July 2000

Mine detecting technology wins Discover Award

And Lab wins 3 R&D 100s

The concept takes the microcantilever sensor technology developed at ORNL and uses it to save lives. This year, in the humanitarian category, the Life Sciences Division’s Thomas Thundat has received a Discover Magazine Award for Technological Innovation.

Thundat joins elite company as a winner. He is one of just 19 Discover Award winners sifted from thousands of nominations.

With members of his team that include colleagues Moonis Ally of Energy Division, Zhiyu Hu of the Life Sciences Division and Panos Datskos of the Engineering Technology Division, Thundat has been pursuing the development of a small, inexpensive detector that can detect land mines in the field, or possibly even a hand-held device that could scan people and luggage for explosives.

Thomas Thundat received one of this year's 19 Discover Awards. ORNL also added three R&D 100s to its lab-leading total.
The technology is based on miniature micro-machined silicon cantilevers one-tenth the width of a human hair. The device, which would have parts-per-trillion sensitivity, works by absorbing TNT molecules given off by explosives. As the semiconductor material absorbs the TNT and is heated with power from a simple battery, the TNT molecules combust very rapidly, which is detected by an optical beam.

War-torn countries are often dotted with land mines left over from conflicts. The mines remain a threat years after hostilities have ceased and account for thousands of deaths and injuries, often of children. Mines also make traveling and agriculture hazardous in these countries. They are devastatingly simple to make and distribute and enormously expensive—not to mention dangerous—to find and remove.

Thundat looked into using the micro-cantilever technology to detect mines because land-mine detectors used today are cumbersome and costly. He says it takes $3 to make a land mine and about $1,000 to find and remove it, putting those removing them at a distinct disadvantage.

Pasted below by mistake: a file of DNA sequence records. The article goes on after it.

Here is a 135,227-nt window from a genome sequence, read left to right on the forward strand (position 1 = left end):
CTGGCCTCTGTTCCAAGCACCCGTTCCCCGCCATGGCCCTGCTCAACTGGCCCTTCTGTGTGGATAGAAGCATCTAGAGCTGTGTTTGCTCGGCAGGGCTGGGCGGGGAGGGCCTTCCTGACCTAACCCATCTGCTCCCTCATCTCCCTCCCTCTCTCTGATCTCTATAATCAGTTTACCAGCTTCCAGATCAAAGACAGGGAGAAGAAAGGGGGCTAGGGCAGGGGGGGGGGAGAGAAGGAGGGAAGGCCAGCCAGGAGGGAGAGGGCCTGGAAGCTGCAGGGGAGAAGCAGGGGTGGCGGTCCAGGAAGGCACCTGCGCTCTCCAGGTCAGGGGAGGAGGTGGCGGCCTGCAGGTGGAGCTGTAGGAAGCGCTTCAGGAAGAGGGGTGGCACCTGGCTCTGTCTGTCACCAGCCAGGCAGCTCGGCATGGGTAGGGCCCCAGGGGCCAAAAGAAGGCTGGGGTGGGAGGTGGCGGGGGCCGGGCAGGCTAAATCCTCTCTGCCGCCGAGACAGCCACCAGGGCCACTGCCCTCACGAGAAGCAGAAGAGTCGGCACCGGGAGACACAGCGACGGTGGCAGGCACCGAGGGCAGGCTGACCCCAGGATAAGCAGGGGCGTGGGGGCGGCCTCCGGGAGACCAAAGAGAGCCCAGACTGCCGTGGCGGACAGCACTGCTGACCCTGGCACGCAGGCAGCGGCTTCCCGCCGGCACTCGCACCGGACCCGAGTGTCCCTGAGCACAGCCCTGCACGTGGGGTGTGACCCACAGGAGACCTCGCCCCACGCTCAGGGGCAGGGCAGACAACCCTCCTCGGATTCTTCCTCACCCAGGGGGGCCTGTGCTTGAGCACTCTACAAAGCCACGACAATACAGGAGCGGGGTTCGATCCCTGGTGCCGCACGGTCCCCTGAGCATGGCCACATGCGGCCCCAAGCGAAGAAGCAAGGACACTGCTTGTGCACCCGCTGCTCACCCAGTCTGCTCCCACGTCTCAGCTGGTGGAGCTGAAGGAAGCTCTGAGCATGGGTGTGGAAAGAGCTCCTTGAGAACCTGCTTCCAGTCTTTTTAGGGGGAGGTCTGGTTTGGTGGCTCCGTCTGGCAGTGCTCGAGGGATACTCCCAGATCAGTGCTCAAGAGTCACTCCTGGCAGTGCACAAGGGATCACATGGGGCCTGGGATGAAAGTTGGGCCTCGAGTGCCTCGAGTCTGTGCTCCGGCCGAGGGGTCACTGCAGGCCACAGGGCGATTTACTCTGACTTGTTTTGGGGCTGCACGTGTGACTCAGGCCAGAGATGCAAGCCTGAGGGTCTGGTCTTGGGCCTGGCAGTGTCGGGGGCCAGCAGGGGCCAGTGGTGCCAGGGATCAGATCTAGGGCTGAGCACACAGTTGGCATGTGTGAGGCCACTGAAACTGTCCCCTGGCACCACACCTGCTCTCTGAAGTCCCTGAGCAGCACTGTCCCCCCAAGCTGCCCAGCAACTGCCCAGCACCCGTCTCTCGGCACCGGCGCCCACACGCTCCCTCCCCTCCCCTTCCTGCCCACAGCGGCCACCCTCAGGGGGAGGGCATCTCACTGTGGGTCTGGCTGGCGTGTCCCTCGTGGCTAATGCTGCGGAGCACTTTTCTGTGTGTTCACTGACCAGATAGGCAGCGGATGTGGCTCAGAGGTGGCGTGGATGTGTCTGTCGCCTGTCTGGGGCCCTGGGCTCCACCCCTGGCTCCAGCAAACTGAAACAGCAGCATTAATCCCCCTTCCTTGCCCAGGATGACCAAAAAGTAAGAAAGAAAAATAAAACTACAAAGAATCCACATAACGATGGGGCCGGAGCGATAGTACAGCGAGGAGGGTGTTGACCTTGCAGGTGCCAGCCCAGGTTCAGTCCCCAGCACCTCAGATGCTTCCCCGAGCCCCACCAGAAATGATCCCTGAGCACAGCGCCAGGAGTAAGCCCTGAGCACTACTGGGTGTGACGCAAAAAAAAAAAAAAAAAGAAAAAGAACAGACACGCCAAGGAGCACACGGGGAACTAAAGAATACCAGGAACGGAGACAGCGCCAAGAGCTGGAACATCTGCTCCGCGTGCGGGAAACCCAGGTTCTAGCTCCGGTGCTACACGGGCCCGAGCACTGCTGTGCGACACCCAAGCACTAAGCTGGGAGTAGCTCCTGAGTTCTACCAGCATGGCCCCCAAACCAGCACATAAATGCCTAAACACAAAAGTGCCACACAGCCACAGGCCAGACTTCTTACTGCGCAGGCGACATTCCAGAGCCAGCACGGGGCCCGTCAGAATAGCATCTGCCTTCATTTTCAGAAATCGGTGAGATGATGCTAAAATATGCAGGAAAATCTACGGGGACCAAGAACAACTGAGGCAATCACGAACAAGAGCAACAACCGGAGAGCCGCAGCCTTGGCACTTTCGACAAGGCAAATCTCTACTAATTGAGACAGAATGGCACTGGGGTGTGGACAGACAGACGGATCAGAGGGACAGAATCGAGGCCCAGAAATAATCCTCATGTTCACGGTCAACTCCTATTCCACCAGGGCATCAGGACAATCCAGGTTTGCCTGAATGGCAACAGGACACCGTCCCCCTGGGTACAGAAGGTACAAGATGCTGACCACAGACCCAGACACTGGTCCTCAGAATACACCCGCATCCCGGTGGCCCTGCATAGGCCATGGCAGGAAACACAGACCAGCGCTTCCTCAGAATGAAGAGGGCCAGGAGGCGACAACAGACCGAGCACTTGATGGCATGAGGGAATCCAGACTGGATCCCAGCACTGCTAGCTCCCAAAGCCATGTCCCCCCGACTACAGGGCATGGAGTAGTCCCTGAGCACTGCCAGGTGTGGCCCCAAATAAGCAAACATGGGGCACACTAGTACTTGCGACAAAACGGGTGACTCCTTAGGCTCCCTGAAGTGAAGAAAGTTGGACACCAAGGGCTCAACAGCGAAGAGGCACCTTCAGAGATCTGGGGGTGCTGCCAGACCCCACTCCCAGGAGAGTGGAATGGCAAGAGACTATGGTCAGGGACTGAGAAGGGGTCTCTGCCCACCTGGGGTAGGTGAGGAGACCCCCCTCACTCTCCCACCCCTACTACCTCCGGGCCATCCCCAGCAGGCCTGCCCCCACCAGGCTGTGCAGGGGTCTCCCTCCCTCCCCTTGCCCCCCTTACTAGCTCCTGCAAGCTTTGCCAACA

He hopes his invention will make detectors small and economical. If funding materializes, he’s shooting for a prototype in the next two years that can be used outside the laboratory.

It takes $3 to make a land mine and about $1,000 to find and remove it.
Life and limb literally hang in the balance, making the award’s humanitarian status obvious.

“The Discover Award is a measure of the science and technology leadership of the Department of Energy’s national laboratories,” says Energy Secretary Bill Richardson. “Oak Ridge National Laboratory is paving the way in developing new land-mine detection technology that will not only improve security throughout the world, but will save lives.”

Thundat is the only repeat finalist since the award was first given in 1990. He was a finalist in 1998 in the sight category for his micromechanical infrared imager.

He and this year’s 18 other finalists were formally acknowledged at a gala ceremony at Walt Disney World in Florida.—Reported by Fred Strohl and Ron Walli


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